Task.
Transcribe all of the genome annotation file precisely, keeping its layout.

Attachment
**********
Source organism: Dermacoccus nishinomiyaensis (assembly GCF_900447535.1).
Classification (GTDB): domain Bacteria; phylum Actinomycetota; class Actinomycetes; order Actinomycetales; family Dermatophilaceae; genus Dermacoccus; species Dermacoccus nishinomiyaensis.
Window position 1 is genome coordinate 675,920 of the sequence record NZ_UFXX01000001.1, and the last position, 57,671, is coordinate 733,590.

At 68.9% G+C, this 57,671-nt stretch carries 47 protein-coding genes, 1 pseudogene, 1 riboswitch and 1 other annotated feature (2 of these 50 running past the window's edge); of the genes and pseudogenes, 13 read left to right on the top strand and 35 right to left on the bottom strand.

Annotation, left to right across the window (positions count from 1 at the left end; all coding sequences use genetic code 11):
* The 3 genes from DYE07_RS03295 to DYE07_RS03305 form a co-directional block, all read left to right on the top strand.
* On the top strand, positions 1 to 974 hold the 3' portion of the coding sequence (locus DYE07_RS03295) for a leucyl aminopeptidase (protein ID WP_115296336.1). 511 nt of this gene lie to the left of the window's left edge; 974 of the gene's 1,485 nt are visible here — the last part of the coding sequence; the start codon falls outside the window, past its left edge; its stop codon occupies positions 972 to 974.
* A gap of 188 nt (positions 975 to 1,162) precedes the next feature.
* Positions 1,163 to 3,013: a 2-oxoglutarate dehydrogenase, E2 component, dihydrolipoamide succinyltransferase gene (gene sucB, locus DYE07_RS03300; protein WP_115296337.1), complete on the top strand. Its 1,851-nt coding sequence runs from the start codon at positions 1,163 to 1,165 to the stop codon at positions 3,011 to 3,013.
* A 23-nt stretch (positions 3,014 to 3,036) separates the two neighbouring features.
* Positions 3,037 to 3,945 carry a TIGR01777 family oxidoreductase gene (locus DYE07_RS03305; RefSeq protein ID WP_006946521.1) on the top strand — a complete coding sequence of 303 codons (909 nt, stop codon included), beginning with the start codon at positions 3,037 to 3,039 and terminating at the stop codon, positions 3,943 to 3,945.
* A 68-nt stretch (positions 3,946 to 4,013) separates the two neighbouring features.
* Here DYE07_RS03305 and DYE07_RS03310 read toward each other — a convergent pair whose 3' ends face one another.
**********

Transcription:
Source organism: Dermacoccus nishinomiyaensis (assembly GCF_900447535.1).
Classification (GTDB): domain Bacteria; phylum Actinomycetota; class Actinomycetes; order Actinomycetales; family Dermatophilaceae; genus Dermacoccus; species Dermacoccus nishinomiyaensis.
Window position 1 is genome coordinate 675,920 of the sequence record NZ_UFXX01000001.1, and the last position, 57,671, is coordinate 733,590.

At 68.9% G+C, this 57,671-nt stretch carries 47 protein-coding genes, 1 pseudogene, 1 riboswitch and 1 other annotated feature (2 of these 50 running past the window's edge); of the genes and pseudogenes, 13 read left to right on the top strand and 35 right to left on the bottom strand.

Annotation, left to right across the window (positions count from 1 at the left end; all coding sequences use genetic code 11):
* The 3 genes from DYE07_RS03295 to DYE07_RS03305 form a co-directional block, all read left to right on the top strand.
* On the top strand, positions 1 to 974 hold the 3' portion of the coding sequence (locus DYE07_RS03295) for a leucyl aminopeptidase (protein ID WP_115296336.1). 511 nt of this gene lie to the left of the window's left edge; 974 of the gene's 1,485 nt are visible here — the last part of the coding sequence; the start codon falls outside the window, past its left edge; its stop codon occupies positions 972 to 974.
* A gap of 188 nt (positions 975 to 1,162) precedes the next feature.
* Positions 1,163 to 3,013: a 2-oxoglutarate dehydrogenase, E2 component, dihydrolipoamide succinyltransferase gene (gene sucB, locus DYE07_RS03300; protein WP_115296337.1), complete on the top strand. Its 1,851-nt coding sequence runs from the start codon at positions 1,163 to 1,165 to the stop codon at positions 3,011 to 3,013.
* A 23-nt stretch (positions 3,014 to 3,036) separates the two neighbouring features.
* Positions 3,037 to 3,945 carry a TIGR01777 family oxidoreductase gene (locus DYE07_RS03305; RefSeq protein ID WP_006946521.1) on the top strand — a complete coding sequence of 303 codons (909 nt, stop codon included), beginning with the start codon at positions 3,037 to 3,039 and terminating at the stop codon, positions 3,943 to 3,945.
* A 68-nt stretch (positions 3,946 to 4,013) separates the two neighbouring features.
* Here DYE07_RS03305 and DYE07_RS03310 read toward each other — a convergent pair whose 3' ends face one another.